So do not think too hard, and thinking will be easier. Don’t pressurise yourself. Relax and let the ideas in.

 

Do you have a tax issue I can help you with? Get in touch and I will guide you.

Freebie folly

I had an email from an accountancy firm asking if I would give free tax advice in half-hour sessions over the telephone. I thought the guy must mean free to the client, but his firm would be paying my business.

It turned out he really did mean “free” and that I would be giving this free advice in the hope of picking up start-up businesses as clients as a result of their gratitude.

Things I have learned about free advice:

  • If you give it, you will never be asked for more advice for which you get paid.
  • Your insurance position is questionable if someone thinks they had the wrong advice.
  • Someone who wants it has no respect for all the experience, study and learning you have put in.
  • You could be being paid for the work you would be doing instead, rather than giving time away free.

Yes, I sometimes do give free advice, but that is on behalf of a registered charity. Never, never, never sell your work short, and never, never, never, never work for nothing except for a cause you hold dear.

Do you have a tax issue I can help you with? Get in touch and I will guide you.

Cancelling your goodwill credit

A while back we had the builders in and they threw away some fixings which they should have kept and put back up. I went into a local shop to enquire if they could sell me any replacements. They went further than that and gave me the fixings, which were a type of bracket, entirely free of charge.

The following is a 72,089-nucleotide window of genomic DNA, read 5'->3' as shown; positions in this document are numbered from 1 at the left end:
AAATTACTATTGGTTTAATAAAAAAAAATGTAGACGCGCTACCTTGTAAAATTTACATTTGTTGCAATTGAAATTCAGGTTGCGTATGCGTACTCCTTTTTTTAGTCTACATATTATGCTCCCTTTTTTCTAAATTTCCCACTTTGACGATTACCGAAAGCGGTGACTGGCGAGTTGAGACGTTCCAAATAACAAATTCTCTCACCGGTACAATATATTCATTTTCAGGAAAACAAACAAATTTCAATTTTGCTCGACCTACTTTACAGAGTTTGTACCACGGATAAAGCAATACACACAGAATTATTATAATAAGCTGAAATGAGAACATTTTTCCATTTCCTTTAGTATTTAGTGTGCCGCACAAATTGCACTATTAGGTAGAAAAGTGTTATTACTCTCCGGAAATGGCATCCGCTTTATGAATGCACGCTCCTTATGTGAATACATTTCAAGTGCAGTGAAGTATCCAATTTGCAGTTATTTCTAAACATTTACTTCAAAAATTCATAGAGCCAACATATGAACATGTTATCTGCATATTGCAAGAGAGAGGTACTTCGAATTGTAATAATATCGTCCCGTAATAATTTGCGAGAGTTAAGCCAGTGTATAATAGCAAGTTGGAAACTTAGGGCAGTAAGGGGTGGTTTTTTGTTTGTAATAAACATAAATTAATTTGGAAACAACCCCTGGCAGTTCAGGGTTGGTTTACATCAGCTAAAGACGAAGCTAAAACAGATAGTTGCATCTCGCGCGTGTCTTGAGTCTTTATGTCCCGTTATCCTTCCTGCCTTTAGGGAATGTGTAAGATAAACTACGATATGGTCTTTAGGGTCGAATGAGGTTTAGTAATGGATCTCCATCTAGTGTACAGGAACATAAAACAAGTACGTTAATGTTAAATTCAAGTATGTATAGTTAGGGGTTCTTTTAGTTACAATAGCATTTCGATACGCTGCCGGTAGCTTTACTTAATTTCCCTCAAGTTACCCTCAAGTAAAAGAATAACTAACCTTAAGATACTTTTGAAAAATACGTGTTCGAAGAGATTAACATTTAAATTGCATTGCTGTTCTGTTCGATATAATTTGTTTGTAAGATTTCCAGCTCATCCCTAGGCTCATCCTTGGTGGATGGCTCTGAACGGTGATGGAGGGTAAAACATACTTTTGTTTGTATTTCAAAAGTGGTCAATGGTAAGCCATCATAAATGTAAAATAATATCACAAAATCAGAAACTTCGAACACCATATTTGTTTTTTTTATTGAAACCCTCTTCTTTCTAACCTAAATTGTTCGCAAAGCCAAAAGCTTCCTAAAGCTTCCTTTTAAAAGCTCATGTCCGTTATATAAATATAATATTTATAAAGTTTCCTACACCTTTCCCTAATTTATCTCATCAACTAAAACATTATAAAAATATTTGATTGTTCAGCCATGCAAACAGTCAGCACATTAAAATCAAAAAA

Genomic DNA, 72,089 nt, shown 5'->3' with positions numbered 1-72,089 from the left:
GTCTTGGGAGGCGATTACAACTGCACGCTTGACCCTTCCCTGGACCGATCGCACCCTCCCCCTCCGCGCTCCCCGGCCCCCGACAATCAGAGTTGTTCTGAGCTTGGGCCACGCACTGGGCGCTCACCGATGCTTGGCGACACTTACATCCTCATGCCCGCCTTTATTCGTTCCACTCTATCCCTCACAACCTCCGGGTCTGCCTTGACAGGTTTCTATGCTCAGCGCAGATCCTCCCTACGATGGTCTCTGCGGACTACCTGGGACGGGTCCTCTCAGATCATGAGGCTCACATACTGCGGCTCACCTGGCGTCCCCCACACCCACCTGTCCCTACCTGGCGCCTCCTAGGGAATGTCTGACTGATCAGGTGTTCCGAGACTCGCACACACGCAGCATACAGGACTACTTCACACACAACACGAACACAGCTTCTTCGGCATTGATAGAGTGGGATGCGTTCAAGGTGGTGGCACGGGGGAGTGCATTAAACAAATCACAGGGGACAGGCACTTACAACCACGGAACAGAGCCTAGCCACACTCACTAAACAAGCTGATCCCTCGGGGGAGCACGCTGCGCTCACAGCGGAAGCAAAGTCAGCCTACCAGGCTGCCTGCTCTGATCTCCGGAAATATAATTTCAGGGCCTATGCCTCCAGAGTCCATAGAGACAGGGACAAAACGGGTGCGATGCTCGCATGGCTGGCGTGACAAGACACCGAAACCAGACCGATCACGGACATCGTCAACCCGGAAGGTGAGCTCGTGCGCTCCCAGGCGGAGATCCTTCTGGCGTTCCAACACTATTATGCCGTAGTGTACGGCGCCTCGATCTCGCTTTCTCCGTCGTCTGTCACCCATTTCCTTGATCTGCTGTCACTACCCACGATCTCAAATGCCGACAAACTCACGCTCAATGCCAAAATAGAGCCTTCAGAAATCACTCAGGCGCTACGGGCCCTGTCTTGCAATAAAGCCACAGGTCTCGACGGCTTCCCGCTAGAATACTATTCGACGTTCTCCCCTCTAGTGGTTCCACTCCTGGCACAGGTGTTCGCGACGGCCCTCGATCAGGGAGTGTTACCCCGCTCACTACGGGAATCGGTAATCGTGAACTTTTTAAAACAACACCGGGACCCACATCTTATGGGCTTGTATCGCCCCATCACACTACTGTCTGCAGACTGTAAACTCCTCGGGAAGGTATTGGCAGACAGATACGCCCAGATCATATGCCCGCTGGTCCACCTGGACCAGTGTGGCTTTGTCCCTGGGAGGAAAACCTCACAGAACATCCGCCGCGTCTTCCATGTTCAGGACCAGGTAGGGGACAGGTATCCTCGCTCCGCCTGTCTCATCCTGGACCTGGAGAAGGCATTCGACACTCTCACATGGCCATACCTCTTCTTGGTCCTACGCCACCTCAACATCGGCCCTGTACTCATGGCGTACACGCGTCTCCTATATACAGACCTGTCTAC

What nice people, we thought. A year later, we gave them some business; actually quite a lot. The guys were working in our house, being a father and son, so it is a good family business.

I made the tea, and the father started complaining partly to me and partly to his son about another customer, whom he thought was a nuisance. It sounded to me as though she just wanted everything to be right.

Then another customer telephoned the son and was apparently complaining about a failure to deliver and fit the product up to now. Our man this end was giving reasons why they had not yet delivered, while the father, in asides to me, was saying “that’s not true”, “that’s a lie” and so on.

I hope we do not have any trouble with what we have been sold, but even if the products are perfect I would be less likely to refer these people because of their attitude to other customers.

We all gripe about customers sometimes after a difficult day, but surely only in the comfort of our own homes, with no one eavesdropping who could cause us damage?

Loose lips sink ships.

Do you have a tax issue I can help you with? Get in touch and I will guide you.

All our yesterdays today

As customers we all appreciate good service. Yet technology makes our interaction with many businesses so impersonal.

Bank branches are closing all around us. Yes, internet banking is very convenient and enables us to swap money around and pay bills at any time of the day and night. However, try speaking to a bank call centre and the agent may be polite but will not know you. Next time you telephone you will speak to one of a thousand others. All that assumes you will not have to speak to a robot or speech recognition software as some banks require.

I always liked to be addressed by name and recognised in my local bank branch when we had one. It was the bank where everyone (or the staff anyway) knew my name, so it was as comforting as that famous fictional bar in Boston.

Call centres are the bane of our lives. Many of us hark back to a time we remember when we could deal directly with a person on a consistent basis. Of course nostalgia can make us remember things as better when they were, particularly when we get frustrated by speaking to an anonymous agent. Those memories of supposedly better times can work to our advantage in our small businesses.